"When you're busting human trafficking stash houses with 60 to 100 people that are stashed in a two, three-bedroom home for weeks at a time, how can you say you've secured the border?" he said.
Trevino's view, however, is that those people might not be there if they had a legal path to work in the U.S.
"Immigration reform is the first thing we have to accomplish before we can say that we have secured the border," he said.
NOGALES, Ariz.: In nation's busiest illegal corridor, ranchers scoff at "secure"
Everywhere he goes on his cattle ranch, Jim Chilton has a gun at the ready. He has guns at his front door, guns in his pickup truck, guns on his horse's saddle. His fear? Coming across a bandit or a smuggler on his land northwest of Nogales, Ariz.
Cattleman Gary Thrasher frequently encounters immigrants and smugglers running through his property. Some have showered in his barn. He and his family live in constant dread.
"They really have secured the towns right along the border, but what that does is it drives all the traffic out into the rural areas around here," said Thrasher, a rancher and veterinarian for more than 40 years on the border east of Douglas, Ariz. "It sends the traffic right into our backyards."
The question of border security hits close to home to those who work the land in southern Arizona. It was here, in 2010, that cattle rancher Robert Krentz was gunned down while checking water lines on his property near Douglas. Local authorities have said they believe the killer was involved in smuggling either humans or drugs.
That same year, Border Patrol agent Brian Terry was killed in a shootout near Nogales with Mexican gunmen that brought attention to the federal government's botched weapons-trafficking probe called "Fast and Furious."
"The border is not secure," said Chilton. "Period. Exclamation mark."
Defining "secure border" in Arizona is never easy. Just last week, U.S. Sen. John McCain hosted two town hall meetings on immigration reform in his home state and was left defending a plan he has been developing.
During a heated gathering in the Phoenix suburb of Sun Lakes, one man yelled that only guns would discourage illegal immigration. Another man complained that illegal immigrants should never be able to become citizens or vote. A third man said illegal immigrants were illiterate invaders who wanted free government benefits.
McCain urged compassion. "We are a Judeo-Christian nation," he said.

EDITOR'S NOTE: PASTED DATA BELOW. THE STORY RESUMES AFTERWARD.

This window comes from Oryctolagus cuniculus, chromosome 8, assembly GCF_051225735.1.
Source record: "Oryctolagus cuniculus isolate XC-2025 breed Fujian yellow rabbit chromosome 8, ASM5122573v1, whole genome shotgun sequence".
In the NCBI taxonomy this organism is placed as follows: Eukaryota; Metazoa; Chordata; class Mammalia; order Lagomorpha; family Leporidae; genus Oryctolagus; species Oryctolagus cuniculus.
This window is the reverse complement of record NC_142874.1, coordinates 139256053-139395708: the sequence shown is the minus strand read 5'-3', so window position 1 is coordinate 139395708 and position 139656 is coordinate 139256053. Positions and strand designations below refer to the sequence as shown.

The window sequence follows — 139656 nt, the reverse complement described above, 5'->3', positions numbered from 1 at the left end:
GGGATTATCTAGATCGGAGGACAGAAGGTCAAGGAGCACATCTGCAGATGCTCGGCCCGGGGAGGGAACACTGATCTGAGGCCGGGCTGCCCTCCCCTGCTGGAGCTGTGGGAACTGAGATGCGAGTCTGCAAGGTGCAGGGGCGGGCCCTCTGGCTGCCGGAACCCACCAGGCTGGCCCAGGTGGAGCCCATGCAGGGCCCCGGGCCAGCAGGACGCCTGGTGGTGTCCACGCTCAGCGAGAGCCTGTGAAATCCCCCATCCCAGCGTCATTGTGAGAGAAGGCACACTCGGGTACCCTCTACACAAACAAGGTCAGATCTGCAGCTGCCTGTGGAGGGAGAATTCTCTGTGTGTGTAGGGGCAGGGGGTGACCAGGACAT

The crackdowns in Texas and California in the 1990s turned Arizona's border into the busiest for human smuggling for 15 years running now.
In 2000, agents in the Tucson sector made more than 616,000 apprehensions -- a near all-time high for any Border Patrol sector. The number eventually began dipping as the agency hired more than 1,000 new agents and the economy collapsed. State crackdowns such as the "show me your papers" law -- requiring police enforcing other laws to question the immigration status of those they suspect are in the country illegally -- are also thought to have driven migrants away.
The result: The sector had 120,000 apprehensions in fiscal 2012.
But the amount of drugs seized in Arizona has soared at the same time. Agents confiscated more than 1 million pounds of marijuana in the Tucson sector last year, more than double the amount seized in 2005.
In Nogales, Sheriff Tony Estrada has a unique perspective on both border security and more comprehensive immigration reform. Born in Nogales, Mexico, Estrada grew up in Nogales, Ariz., after migrating to the U.S. with his parents. He has served as a lawman in the community since 1966.
He blames border security issues not only on the cartels but on the American demand for drugs. Until that wanes, he said, nothing will change. And securing the border, he added, must be a constant, ever-changing effort that blends security and political support -- because the effort will never end.
"The drugs are going to keep coming. The people are going to keep coming. The only thing you can do is contain it as much as possible.
"I say the border is as safe and secure as it can be, but I think people are asking for us to seal the border, and that's unrealistic," he said.
Asked why, he said simply: "That's the nature of the border."
Spagat reported from San Diego; Llorca from El Paso, Texas; Sherman from McAllen, Texas; and Skoloff from Phoenix. Also contributing to this report was AP writer Cristina Silva in Phoenix.